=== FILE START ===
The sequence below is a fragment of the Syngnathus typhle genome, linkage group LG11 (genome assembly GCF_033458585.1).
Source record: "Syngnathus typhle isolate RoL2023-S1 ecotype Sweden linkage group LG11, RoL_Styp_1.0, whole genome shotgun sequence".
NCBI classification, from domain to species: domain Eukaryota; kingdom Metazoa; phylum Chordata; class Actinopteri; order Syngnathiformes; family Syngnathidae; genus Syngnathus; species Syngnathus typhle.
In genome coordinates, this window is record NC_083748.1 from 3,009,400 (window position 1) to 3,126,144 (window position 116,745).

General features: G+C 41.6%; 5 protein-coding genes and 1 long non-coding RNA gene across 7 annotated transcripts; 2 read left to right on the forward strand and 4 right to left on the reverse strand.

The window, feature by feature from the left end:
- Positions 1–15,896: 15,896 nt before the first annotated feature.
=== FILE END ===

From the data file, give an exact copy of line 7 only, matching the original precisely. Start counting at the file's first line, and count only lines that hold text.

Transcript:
- Positions 1–15,896: 15,896 nt before the first annotated feature.